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Tamannaah on 'November Story', fighting COVID-19, and staying relevant in the industry

Tamannaah has played the girl next door many times in films.

And yet, she chose to play a girl next door role in Tamil web series November Story, releasing on May 20. That is probably because her character, Anuradha, is not doing just everyday things but is actually an ethical hacker with one aim: to solve a whodunit in which her father is the main suspect.

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“In films, my next-door-girl roles were still aspirational. In the web-series space, it feels more real,” says Tamannaah, over a telephonic chat from Mumbai, about her crime thriller series that is directed by Ram Subramaniam and stars Pasupathy, GM Kumar, Aruldass and Vivek Prasanna. Excerpts from a chat with the actor, who has three Telugu projects (Seetimaarr, the remake of Andhadhun and F3) lined up apart from others:

How did November Story come about?

I wanted to venture into the web space two years ago, when not many mainstream actors were doing it. I feel that it was a great progression because you explore a new medium and get exposure. November Story gave me the opportunity to collaborate with actors like Pasupathy and GM Kumar, who have very well-written parts. We finished most of the shooting before the pandemic but had to put it on pause during the year’s lockdown. Thankfully, we completed it after that and it’s ready now.

Do you think that web platforms give the chance for you to play powerful female protagonists, something that might not happen in commercial cinema?

There have been great female-centric subjects even before these platforms came about. The rise in such content now is a reflection of society; people want to watch empowered women on the screen. Women are being celebrated now; it is due to our evolution as human beings. There has been a patriarchal pattern in all industries, including films, but now, it is about trying to break through such patterns and tell stories through a woman’s perspective.

Tamannaah on 'November Story', fighting COVID-19, and staying relevant in the industry

Your social media bio describes you as an ‘intuitive actor’. How do you manage to retain that quality, after these years of experience?

That’s the quest. You are trying to keep the child in you alive all the time. The life of an actor is rather unique... it gives you the opportunity of staying young in your head. That’s the only way you can stay relevant. Time should ideally not bind us from growth. Whatever your biological age is, the childlike quality should be intact.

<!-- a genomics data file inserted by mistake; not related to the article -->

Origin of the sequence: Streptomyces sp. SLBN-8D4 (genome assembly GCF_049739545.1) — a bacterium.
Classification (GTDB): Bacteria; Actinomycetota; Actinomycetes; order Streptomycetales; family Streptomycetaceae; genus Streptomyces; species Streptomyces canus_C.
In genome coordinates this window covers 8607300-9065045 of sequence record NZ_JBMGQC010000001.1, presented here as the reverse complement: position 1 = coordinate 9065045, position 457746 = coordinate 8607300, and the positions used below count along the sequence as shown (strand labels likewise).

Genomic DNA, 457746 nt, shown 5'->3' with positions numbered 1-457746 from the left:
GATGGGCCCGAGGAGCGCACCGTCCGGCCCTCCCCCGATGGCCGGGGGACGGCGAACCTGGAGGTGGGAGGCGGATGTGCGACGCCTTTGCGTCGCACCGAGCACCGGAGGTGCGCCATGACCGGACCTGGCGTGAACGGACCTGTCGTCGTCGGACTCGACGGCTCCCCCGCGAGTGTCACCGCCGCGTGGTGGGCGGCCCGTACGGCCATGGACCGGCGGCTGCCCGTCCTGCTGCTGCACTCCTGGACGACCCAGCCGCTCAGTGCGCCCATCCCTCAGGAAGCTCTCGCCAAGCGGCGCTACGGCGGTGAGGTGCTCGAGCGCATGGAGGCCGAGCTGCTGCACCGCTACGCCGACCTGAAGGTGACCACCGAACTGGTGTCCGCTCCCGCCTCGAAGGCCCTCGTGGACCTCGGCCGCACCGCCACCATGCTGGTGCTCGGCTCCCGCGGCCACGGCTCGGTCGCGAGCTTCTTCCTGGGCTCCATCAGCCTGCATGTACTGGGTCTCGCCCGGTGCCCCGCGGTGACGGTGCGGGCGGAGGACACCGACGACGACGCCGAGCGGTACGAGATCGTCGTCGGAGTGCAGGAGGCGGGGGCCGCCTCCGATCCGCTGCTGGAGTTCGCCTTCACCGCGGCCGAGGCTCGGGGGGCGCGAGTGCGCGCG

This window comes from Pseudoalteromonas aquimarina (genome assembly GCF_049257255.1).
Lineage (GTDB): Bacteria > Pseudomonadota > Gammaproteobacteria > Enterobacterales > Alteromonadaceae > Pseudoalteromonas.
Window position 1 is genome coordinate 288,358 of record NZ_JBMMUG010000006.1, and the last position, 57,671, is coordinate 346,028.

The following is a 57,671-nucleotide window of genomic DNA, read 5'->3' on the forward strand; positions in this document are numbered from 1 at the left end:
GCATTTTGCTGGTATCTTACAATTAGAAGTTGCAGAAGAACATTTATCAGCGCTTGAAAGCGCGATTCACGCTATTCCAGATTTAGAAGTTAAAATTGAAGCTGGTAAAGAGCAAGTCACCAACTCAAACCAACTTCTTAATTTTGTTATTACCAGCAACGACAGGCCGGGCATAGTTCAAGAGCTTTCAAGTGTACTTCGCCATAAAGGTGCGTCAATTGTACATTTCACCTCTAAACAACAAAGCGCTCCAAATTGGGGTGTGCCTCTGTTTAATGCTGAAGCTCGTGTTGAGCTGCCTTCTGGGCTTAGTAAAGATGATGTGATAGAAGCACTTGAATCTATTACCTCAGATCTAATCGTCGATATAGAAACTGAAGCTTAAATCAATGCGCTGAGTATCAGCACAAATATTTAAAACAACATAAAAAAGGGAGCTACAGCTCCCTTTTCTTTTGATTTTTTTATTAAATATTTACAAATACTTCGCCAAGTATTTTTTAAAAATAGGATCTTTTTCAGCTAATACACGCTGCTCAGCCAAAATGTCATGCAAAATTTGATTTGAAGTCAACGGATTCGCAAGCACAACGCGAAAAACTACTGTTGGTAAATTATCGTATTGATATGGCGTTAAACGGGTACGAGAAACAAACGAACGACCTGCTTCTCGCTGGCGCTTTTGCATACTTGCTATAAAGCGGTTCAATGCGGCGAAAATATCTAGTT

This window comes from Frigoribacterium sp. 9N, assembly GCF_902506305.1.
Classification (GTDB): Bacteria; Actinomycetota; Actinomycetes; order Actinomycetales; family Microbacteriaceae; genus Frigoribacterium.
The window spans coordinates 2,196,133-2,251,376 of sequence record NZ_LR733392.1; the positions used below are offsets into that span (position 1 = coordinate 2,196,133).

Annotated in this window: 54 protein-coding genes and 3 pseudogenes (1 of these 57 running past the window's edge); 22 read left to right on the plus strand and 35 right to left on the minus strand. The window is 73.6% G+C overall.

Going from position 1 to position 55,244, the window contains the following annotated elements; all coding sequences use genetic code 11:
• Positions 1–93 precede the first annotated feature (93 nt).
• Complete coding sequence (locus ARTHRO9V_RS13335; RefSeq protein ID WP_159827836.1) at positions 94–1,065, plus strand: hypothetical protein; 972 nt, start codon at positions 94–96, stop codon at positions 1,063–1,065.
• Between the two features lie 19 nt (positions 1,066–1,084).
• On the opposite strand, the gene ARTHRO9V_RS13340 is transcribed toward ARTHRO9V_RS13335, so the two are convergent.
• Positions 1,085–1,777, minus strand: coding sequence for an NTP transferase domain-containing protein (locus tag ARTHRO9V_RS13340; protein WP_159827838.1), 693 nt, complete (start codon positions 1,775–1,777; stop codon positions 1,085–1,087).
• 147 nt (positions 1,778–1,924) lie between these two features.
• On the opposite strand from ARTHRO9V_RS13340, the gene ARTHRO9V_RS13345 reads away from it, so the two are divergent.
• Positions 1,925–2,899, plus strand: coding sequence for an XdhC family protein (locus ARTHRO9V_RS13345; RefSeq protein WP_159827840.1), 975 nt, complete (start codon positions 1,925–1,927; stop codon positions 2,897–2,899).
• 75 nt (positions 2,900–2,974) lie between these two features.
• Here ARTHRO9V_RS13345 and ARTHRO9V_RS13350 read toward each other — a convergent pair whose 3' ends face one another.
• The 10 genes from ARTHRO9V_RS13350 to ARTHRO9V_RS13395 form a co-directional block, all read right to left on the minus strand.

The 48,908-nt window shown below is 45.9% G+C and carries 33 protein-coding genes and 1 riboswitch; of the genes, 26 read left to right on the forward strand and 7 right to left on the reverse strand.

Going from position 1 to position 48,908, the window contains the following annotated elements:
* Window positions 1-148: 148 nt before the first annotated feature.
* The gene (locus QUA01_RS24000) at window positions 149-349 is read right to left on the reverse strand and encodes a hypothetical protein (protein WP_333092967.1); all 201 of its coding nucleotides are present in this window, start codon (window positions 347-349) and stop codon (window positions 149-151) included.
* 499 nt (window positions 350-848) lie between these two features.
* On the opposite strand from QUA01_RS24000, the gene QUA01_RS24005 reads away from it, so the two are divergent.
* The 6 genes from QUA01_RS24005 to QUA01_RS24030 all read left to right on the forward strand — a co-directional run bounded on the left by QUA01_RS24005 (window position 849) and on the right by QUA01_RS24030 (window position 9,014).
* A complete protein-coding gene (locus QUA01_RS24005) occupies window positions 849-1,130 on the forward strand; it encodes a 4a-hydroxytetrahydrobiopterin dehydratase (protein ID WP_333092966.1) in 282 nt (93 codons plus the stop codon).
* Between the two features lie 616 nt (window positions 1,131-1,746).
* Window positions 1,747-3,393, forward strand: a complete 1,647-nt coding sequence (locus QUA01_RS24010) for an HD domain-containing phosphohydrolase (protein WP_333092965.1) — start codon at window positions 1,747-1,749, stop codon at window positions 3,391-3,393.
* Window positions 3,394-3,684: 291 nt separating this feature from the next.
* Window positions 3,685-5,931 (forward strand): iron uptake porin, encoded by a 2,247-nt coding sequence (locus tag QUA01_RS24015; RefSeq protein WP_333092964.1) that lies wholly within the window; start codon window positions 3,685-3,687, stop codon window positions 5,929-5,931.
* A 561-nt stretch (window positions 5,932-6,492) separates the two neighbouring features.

You tested positive for COVID-19 last year and underwent medication. What was the biggest learning from that phase?

I was in a shoot and all of a sudden, I was in a hospital with all the possible medication pumped into me. COVID-19 took me by storm. But I was lucky to have a producer and my family take care of me. I know many people who have tested positive; some of them take it lightly, while some panic. You need to be calm in this tumultuous situation, but you also need to be alert and vigilant. The biggest issue is that these are contradictory emotions. Timely action is of utmost importance, especially during this second wave.

A decade ago, you were among the most popular heroines in Kollywood, paired with the big stars here. Do you miss that phase now?

That was a fun phase of my career. I was playing characters that were age-appropriate and light-hearted. Cinema was different at that time, but subsequently, content has changed, and so have the methods of consumption. I would be worried if I had not evolved since then. I do not miss it, only because I have already done it and I do not wish to repeat myself.

If you happen to watch Ayan, Sura or Veeram when you change channels on TV, what goes through your mind?

I try to remember what I was thinking at that time, but I realise that I have no memory of it because it was too fast a phase. I was working on five-six projects at a time. I lived like a robot; all I did was wake up, shoot, work out and sleep.

You did manage to pick up a lot of Tamil back then. Going by recent social media posts, you seem to put in a lot of effort into speaking the language even now.

I just want to make it my own. Back then, I would falter, say something funny but I would still make an attempt to talk in the language. Even at press meets, I would speak in my broken Tamil or Telugu. Talking in front of the media was a great way to exercise my ability to talk the language.

Tamannaah on 'November Story', fighting COVID-19, and staying relevant in the industry

KV Anand, the director of one of your biggest Tamil films (Ayan), passed away recently. What are your most treasured memories abut that film?

That news was heartbreaking. He [KV Anand] was one of the first filmmakers who noticed me and gave me an opportunity.

I was 18 when I did Ayan. I was really scared back then; it had big names like Suriya and Anand. The anxiety levels were very high, but they ensured that I was comfortable and gave my best during the shots. I remember Anand being so clear about his shoot sequences; he channelised what I had in the best possible manner.

Produced by Ananda Vikatan Productions, November Story will be launched on May 20 on Disney+Hotstar

 


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Printable version | Aug 4, 2021 7:21:24 PM | https://www.thehindu.com/entertainment/movies/tamannaah-on-november-story-fighting-covid-19-and-staying-relevant-in-the-industry/article34534056.ece

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